Photograph by Lobzang Dadul/Courtesy of ©Sonam Wangchuk
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To mitigate the impact of climate change on populations in the Himalaya, engineer Sonam Wangchuk is building ice stupas like this one.

Photograph by Lobzang Dadul/Courtesy of ©Sonam Wangchuk

The “Ice Stupas” That Could Water the Himalaya

Artificial glaciers are being used to grow crops in the harsh desert.

This story appears in the April 2017 issue of National Geographic magazine.

High in the Himalaya, a desert is turning green.

Climate change in the Indian region of Ladakh has shrunk glaciers and made rainfall and temperatures unpredictable. Water is needed to irrigate the fields of barley, apples, and other crops in spring, but the glacial melt doesn’t arrive until summer. To spare farmers a barren yield, engineer Sonam Wangchuk has invented a way to bring the glaciers to the people.

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Sonam Wangchuk

In 2015, with $125,000 raised on a crowdfunding site, Wangchuk built a 64-foot-tall “ice stupa”—an artificial glacier made by piping mountain streams into a Ladakhi village. The water spouts geyser-like from a vertical pipe, freezing into a cone of ice shaped like a Buddhist shrine. It’s designed to stay frozen until the spring sun warms the fields.

Sure enough, Wangchuk’s prototype began to melt in April, watering a field of newly planted poplar trees. By June, when the regular glacial melt began to flow, the ice stupa was mostly gone.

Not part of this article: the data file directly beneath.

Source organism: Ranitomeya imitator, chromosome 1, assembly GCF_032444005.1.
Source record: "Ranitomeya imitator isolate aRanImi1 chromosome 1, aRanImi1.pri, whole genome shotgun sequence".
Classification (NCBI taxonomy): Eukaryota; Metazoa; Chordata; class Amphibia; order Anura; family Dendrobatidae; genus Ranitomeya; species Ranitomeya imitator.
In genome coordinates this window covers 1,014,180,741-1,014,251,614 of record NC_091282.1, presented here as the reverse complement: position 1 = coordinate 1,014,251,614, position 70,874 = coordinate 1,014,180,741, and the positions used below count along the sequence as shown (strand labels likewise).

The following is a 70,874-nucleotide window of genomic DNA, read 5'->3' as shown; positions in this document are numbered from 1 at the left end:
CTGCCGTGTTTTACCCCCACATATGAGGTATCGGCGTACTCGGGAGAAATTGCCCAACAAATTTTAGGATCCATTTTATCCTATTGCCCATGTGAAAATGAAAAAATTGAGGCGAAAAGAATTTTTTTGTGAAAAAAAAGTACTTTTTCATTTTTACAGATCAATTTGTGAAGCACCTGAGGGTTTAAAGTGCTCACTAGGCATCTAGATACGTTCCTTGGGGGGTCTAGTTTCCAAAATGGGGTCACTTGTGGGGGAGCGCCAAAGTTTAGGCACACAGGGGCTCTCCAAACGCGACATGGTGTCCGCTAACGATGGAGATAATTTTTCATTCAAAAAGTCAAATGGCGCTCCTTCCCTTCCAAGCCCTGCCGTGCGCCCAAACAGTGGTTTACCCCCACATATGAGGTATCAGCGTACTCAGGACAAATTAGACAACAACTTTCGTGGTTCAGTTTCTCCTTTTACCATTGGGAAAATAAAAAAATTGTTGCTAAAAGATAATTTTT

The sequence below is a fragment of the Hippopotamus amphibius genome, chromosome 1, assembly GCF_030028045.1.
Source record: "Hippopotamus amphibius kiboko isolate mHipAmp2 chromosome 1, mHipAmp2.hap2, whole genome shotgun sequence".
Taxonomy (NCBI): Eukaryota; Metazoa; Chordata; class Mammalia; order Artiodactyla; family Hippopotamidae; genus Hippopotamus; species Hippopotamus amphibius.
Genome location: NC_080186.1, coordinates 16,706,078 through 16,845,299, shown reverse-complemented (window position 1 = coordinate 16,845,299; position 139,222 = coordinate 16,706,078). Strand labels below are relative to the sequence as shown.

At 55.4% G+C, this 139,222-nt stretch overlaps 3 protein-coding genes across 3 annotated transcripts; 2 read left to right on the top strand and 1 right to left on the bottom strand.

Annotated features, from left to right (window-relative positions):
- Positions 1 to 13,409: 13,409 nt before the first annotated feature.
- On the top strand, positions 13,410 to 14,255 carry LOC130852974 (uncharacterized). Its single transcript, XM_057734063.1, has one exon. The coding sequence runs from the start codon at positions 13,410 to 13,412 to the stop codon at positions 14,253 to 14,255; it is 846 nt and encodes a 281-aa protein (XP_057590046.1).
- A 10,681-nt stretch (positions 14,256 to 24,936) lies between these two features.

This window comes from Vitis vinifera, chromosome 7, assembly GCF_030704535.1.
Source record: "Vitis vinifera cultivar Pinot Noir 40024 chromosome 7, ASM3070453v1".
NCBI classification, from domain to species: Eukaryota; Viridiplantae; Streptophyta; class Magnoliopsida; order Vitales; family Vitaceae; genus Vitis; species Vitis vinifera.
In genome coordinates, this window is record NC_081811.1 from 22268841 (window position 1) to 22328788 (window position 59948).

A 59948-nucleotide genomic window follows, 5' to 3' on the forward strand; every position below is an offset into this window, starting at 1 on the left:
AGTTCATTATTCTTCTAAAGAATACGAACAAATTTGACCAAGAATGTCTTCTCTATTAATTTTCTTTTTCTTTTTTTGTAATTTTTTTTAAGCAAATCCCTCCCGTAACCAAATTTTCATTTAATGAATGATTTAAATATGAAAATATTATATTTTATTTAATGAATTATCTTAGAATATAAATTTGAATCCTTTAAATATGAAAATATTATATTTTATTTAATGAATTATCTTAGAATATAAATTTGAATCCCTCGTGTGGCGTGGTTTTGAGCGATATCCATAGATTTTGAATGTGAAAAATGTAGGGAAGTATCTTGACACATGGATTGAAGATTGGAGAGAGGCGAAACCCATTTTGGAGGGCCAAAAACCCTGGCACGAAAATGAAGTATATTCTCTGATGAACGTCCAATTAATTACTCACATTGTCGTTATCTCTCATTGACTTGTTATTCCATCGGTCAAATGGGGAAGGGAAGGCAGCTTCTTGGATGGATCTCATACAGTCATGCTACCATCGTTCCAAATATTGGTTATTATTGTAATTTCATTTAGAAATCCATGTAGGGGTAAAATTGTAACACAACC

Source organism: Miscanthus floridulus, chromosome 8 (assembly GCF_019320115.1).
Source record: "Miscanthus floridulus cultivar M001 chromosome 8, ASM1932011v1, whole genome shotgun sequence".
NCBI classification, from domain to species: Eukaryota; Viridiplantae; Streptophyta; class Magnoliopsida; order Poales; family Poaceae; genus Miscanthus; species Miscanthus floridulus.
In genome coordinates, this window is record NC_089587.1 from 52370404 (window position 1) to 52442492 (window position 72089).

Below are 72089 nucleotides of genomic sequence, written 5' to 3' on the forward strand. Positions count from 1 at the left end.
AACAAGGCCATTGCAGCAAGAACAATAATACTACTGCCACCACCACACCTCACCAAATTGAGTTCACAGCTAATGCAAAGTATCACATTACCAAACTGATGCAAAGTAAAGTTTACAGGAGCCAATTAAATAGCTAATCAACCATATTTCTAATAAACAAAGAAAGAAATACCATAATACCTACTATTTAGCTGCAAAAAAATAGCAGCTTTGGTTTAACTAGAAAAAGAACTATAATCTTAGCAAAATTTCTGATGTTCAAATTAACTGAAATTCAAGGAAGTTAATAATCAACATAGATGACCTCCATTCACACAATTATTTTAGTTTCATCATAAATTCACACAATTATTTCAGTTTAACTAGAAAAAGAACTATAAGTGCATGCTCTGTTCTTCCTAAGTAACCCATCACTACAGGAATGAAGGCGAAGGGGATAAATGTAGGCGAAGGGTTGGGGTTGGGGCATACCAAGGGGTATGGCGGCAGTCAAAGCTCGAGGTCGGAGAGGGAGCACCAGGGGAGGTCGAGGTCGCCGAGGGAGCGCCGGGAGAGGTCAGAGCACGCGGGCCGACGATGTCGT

Now Wangchuk is laying a pipeline to build 50 more ice stupas. Each will supply 10 million liters of water a year and irrigate 25 acres of land.

Word of his project has reached mountaintops across the world. Last year he built Europe’s first ice stupa, in the Swiss Alps, and this year he’ll work on refreezing a glacial lake in India to halt flash floods.

The inventor—whose past projects include solar-powered buildings and efficient cookstoves—won a Rolex Award for Enterprise in 2016. He is using the winnings to establish a pan-Himalayan research university that will address the region’s environmental concerns.

“The water shortage is a huge problem,” said Tsering Spalzes, a local farmer, in a video for the crowdfunding campaign. “In the future our children will find it impossible to continue farming.”

Wangchuk hopes that if locals adapt now, their descendants won’t become climate refugees. “We in the mountains are minorities, not just ethnically but climatewise,” he says. “Things that work in New York or New Delhi do not work in the mountains. We have to find our own solutions for our problems.”

National Geographic produced this article as part of a partnership with the Rolex Awards for Enterprise.